Associate Attorney General Rachel Brand, number three at the Justice Department under Attorney General Jeff Sessions and Deputy Attorney General Rod Rosenstein, will resign her post, DOJ announced Friday.
Citing “two people briefed on her decision,” the New York Times first reported Brand will depart DOJ and join Walmart as the company’s top lawyer.
DOJ later confirmed Brand would leave the government “in the coming weeks.”
“The men and women of the Department of Justice impress me every day,” Brand said in a statement. “I am proud of what we have been able to accomplish over my time here. I want to thank Attorney General Sessions for his leadership over this Department. I’ve seen firsthand his commitment to the rule of law and to keeping the American people safe.”
No immediate reason for Brand’s and her assistant, Currie Gunn, decision to leave was forthcoming. She was publicly active in her role as recently as last week, when she keynoted a summit on human trafficking in Washington, DC.
Attorney General Sessions, however, was effusive in his praise. “Rachel Brand is a lawyer’s lawyer,” he said, continuing:
She is a graduate of Harvard Law School, clerked at the Supreme Court, she worked at the White House, in academia, and has served in leadership positions spanning three administrations. As Associate Attorney General, she has played a critical role in helping us accomplish our goals as a Department—taking on human trafficking, protecting free speech on campus, and fighting sexual harassment in public housing. And when I asked her to take the lead in the Department’s efforts on Section 702 re-authorization, she made this her top priority and combined her expertise and gravitas to help pass legislation keeping this crucial national security tool. Rachel has shown real leadership over many important divisions at the Department. I know the entire Department of Justice will miss her, but we join together in congratulating her on this new opportunity in the private sector. She will always remain a part of the Department of Justice family.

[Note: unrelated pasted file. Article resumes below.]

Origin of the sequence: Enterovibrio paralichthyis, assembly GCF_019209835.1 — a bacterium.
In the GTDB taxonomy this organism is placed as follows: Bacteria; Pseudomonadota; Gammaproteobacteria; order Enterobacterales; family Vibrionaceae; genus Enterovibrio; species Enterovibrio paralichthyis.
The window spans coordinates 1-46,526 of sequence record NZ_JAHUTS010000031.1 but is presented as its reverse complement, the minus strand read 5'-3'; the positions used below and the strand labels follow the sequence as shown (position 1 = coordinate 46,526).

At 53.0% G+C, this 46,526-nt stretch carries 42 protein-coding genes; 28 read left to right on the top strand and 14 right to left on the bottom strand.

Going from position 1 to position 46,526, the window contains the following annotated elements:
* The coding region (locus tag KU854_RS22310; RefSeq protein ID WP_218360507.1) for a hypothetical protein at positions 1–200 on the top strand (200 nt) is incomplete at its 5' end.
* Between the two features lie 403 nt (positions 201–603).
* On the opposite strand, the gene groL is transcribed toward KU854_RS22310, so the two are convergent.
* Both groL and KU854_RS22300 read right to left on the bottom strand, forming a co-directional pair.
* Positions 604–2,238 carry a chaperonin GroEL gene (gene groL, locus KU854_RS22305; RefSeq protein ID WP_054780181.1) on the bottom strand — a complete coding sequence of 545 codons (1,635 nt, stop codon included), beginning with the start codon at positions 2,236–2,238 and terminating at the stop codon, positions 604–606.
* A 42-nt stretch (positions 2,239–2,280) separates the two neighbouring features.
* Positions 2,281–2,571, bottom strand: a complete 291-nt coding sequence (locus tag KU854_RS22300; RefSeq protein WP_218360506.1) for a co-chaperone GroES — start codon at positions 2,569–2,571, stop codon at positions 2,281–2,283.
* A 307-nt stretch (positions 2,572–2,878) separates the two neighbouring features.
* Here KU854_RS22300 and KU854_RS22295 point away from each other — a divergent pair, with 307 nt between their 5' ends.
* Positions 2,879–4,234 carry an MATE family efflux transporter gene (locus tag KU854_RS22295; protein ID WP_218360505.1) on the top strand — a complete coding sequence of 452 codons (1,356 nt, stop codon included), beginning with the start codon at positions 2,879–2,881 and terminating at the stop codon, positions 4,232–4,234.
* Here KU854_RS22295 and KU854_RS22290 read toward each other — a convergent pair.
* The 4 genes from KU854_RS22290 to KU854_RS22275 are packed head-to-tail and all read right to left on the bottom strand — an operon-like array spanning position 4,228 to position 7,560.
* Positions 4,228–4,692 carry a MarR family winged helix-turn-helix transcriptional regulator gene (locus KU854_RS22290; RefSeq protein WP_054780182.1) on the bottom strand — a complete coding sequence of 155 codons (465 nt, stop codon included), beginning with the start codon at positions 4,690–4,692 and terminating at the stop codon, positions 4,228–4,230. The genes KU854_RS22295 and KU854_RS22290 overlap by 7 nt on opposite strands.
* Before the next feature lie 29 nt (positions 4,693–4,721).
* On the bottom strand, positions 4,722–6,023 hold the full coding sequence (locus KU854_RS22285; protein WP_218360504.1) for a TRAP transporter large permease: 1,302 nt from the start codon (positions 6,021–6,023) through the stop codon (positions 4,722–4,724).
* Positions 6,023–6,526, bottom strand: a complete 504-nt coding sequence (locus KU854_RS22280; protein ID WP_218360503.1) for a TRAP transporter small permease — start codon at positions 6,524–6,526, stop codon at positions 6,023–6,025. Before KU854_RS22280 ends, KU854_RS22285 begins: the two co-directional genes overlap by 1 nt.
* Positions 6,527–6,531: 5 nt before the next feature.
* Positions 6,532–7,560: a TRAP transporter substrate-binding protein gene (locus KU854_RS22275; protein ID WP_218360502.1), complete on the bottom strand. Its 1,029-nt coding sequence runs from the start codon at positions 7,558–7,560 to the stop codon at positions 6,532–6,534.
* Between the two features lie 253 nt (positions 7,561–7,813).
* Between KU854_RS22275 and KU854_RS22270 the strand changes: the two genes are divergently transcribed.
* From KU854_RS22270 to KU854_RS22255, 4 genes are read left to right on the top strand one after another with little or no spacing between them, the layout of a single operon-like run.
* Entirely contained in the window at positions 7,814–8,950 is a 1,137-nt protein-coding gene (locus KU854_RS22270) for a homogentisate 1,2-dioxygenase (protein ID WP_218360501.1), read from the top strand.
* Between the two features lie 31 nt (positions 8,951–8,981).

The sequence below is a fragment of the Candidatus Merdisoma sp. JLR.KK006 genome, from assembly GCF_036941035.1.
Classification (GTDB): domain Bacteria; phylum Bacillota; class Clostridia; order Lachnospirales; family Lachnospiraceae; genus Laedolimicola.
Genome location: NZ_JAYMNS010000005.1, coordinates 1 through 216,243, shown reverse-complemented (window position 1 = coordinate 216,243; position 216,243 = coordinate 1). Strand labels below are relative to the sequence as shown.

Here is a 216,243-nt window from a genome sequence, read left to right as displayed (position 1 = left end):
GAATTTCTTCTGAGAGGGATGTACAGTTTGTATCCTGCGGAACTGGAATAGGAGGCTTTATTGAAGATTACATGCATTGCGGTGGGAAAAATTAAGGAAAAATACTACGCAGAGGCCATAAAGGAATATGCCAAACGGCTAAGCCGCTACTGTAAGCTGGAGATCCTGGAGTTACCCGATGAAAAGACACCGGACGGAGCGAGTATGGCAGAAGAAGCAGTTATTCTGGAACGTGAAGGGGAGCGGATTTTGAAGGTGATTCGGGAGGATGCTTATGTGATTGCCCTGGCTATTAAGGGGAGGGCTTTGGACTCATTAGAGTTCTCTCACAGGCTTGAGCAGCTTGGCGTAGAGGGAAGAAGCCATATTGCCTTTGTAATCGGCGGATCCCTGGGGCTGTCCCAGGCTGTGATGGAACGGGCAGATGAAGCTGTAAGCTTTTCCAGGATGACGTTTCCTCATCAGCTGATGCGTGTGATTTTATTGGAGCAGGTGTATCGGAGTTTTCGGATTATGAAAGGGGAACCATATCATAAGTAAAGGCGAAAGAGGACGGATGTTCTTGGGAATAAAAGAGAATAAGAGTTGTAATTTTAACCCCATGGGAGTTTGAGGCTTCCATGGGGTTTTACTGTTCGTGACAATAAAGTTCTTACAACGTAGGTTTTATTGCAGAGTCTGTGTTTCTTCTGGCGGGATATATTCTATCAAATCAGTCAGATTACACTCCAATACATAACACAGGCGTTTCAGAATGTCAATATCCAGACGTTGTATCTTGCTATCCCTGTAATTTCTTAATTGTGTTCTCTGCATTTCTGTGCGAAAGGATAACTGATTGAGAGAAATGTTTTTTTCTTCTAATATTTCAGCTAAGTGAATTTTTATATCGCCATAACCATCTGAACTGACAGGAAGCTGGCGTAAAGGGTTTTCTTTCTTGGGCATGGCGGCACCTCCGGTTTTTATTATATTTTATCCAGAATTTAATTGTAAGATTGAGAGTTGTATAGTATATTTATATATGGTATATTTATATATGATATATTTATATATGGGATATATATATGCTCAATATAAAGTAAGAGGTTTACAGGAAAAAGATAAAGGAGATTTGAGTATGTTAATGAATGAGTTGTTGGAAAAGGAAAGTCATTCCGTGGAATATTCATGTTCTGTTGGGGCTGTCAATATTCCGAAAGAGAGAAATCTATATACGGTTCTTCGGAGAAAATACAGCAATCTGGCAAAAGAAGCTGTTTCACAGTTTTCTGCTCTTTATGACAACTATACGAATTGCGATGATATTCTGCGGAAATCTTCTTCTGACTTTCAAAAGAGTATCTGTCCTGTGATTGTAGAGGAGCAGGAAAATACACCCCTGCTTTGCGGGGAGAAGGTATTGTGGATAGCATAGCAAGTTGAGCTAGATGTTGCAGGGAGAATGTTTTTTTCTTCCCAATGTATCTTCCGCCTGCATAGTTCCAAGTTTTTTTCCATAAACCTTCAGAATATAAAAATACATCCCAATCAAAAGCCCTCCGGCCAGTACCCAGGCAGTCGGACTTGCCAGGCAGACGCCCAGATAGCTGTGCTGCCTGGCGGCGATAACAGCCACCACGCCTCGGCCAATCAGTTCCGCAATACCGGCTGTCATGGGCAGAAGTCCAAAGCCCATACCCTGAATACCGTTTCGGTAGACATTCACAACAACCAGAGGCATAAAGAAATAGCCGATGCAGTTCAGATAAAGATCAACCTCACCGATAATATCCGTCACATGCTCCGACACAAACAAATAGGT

During her nine-month tenure, Brand was an active advocate for several of the Sessions DOJ’s conservative priorities, including free speech on campus, for which she contributed a Fox News op-ed last month; enforcing religious liberty, for which she announced an amicus brief her department submitted on behalf of Christian parents in Montana who wished to benefit from a school choice tax-credit denied to them because they sent their children to a religious school; and ending the Obama administration’s “slush fund” of corporate payouts to left-wing non-profits.
Brand, a Supreme Court Clerk under Justice Anthony Kennedy, eminent conservative litigator, George Mason University law professor, and political appointee under Presidents George W. Bush and Barack Obama, was confirmed to her post in the Trump administration in May. When controversy over Sessions and Rosenstein’s future brewed last summer, some speculated she might, at least temporarily, take the reins at the Justice Department.
Because Sessions has recused himself from all investigations involving the 2016 presidential elections, Brand would have found herself overseeing Special Counsel Robert Mueller’s “Russia investigation” if Rosenstein resigned, were fired, or, as some speculated in July he might, also recused himself from that investigation.
Unlike her two immediate superiors, Sessions and Rosenstein, Brand has largely avoided the public ire of President Donald Trump, who has not criticized her conduct in his not-uncommon pronouncements about conduct at DOJ.